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Epagogix is a UK-based company founded in 2003 that uses neural networks and analytical software to predict which movies will provide a good possibility of return on investments and which movie scripts or plots will be successful. It was featured in an article by Malcolm Gladwell in The New Yorker.[1] It has also been featured in Super Crunchers, Ian Ayres' book about number analysis, in CIO magazine[2][3] and in Kevin Slavin's TED talk.[4]

The Epagogix system uses a "computer enhanced algorithm" which uses data from an archive of films which analysts have broken down into hundreds of categories[5] or plot points, such as "love scene" or "car chase". A film's script is assigned scores for these categories by an Epagogix employee, and the scores fed into a computer algorithm which estimates how much that film might take at the box office, plus or minus around ten per cent. The software may also recommend script changes.[6]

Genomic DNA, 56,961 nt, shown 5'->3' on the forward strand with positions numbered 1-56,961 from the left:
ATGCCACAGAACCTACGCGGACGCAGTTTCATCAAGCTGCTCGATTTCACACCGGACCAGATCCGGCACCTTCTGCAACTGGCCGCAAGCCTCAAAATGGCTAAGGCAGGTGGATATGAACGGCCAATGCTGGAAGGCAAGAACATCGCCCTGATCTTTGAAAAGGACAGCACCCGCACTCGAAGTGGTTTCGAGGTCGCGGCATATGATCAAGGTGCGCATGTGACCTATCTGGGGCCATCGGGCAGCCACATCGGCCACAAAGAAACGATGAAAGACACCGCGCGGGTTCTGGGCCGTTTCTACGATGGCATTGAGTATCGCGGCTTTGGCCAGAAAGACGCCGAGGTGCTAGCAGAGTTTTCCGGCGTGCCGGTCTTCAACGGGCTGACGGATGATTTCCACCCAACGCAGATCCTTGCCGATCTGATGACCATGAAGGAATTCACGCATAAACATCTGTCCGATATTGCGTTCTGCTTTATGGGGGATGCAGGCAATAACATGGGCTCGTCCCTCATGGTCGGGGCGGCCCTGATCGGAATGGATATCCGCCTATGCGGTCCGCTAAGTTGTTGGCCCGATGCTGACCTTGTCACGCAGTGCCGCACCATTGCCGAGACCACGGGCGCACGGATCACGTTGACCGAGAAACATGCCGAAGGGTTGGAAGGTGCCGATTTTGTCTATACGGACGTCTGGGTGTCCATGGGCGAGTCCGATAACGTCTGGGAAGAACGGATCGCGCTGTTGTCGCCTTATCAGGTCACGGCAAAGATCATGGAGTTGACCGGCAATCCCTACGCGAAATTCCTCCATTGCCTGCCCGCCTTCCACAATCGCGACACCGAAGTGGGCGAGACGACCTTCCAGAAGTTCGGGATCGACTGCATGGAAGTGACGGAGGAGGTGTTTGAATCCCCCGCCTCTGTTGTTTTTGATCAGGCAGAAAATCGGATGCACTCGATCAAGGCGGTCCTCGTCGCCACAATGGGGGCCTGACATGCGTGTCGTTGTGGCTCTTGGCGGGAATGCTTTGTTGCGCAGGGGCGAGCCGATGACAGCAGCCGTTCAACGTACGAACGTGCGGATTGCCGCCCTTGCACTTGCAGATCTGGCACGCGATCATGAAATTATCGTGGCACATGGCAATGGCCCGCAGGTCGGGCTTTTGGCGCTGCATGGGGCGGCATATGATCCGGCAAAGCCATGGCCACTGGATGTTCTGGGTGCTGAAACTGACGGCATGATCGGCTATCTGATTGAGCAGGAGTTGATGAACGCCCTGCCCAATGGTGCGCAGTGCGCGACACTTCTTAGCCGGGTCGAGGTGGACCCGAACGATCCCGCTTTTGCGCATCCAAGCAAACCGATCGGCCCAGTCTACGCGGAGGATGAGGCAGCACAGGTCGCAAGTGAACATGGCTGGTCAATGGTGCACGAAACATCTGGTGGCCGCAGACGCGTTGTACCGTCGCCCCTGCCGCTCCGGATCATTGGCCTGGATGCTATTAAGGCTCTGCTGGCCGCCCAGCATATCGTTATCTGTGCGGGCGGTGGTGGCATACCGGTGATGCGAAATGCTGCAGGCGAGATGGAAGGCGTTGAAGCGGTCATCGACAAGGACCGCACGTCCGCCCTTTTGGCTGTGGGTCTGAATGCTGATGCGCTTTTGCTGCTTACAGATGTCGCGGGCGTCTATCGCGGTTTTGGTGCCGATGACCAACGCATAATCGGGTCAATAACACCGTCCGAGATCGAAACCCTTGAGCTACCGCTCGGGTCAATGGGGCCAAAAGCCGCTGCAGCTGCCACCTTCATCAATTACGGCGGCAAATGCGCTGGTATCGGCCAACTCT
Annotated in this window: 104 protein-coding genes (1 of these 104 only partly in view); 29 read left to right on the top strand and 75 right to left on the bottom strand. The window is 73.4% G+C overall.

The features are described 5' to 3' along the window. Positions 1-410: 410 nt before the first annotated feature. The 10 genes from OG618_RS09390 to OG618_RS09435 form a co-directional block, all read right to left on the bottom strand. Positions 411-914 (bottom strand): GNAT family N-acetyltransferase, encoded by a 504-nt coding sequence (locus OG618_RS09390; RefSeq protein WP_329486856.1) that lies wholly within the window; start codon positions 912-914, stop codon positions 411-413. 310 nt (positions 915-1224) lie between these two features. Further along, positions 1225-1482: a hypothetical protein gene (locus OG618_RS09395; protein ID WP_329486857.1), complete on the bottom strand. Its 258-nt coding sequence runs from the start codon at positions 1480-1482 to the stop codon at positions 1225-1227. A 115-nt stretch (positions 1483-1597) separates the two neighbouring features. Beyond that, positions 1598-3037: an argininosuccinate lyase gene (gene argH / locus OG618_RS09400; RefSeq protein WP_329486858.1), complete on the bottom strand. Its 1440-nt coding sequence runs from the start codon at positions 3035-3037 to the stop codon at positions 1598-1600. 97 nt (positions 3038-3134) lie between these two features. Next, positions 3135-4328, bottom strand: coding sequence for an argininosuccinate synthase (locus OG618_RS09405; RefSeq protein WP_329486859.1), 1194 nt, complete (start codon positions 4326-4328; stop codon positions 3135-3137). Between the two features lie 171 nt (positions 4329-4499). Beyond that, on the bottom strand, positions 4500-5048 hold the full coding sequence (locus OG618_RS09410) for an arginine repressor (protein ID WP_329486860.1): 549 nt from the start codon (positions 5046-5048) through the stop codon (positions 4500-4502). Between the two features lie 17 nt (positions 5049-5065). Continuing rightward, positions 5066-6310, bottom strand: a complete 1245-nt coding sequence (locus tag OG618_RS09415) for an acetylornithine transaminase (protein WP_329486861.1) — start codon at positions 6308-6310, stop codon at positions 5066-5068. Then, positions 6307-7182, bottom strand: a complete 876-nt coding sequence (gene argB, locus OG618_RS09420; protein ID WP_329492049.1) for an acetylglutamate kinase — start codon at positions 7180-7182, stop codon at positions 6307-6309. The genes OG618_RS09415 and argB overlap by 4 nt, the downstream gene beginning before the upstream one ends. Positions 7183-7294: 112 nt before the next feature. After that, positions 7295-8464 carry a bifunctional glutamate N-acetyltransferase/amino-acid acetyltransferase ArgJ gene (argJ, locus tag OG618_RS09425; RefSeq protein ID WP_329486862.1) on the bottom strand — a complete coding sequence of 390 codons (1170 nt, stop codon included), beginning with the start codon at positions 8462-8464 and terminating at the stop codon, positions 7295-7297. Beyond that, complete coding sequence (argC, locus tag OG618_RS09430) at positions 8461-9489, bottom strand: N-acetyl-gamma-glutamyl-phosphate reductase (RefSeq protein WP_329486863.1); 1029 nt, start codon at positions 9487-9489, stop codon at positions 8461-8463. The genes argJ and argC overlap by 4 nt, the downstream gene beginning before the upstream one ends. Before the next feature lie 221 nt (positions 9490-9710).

As part of a reported testing process, the Epagogix software predicted that the $50 million 2007 film Lucky You would "bomb" and take only $7 million. Upon release, the film took $6 million.[3] The company also interpreted the software's analysis of Casablanca as considering it "gloomy, downbeat and too long".[5]


  1. ^ Gladwell, Malcolm (16 October 2006). "The Formula". The New Yorker. Retrieved 18 July 2010.
  2. ^ Ayres, Ian. Super Crunchers. Bantam, 2007. 145-147.
  3. ^ a b Wailgum, Thomas (16 January 2009). "Prediction Software: The New Science Behind the Art of Making Hit Movies". CIO. Retrieved 11 August 2015.
  4. ^ Slavin, Kevin (July 2011). "Kevin Slavin: How algorithms shape our world". TEDGlobal. Retrieved 29 July 2011.
  5. ^ a b Rowley, Tom (2 January 2014). "The geeks who are directing Hollywood". Retrieved 23 June 2018.
  6. ^ "What's behind the future of hit movies? An algorithm". 19 July 2013. Retrieved 23 June 2018.

External links[edit]

Epagogix Official Website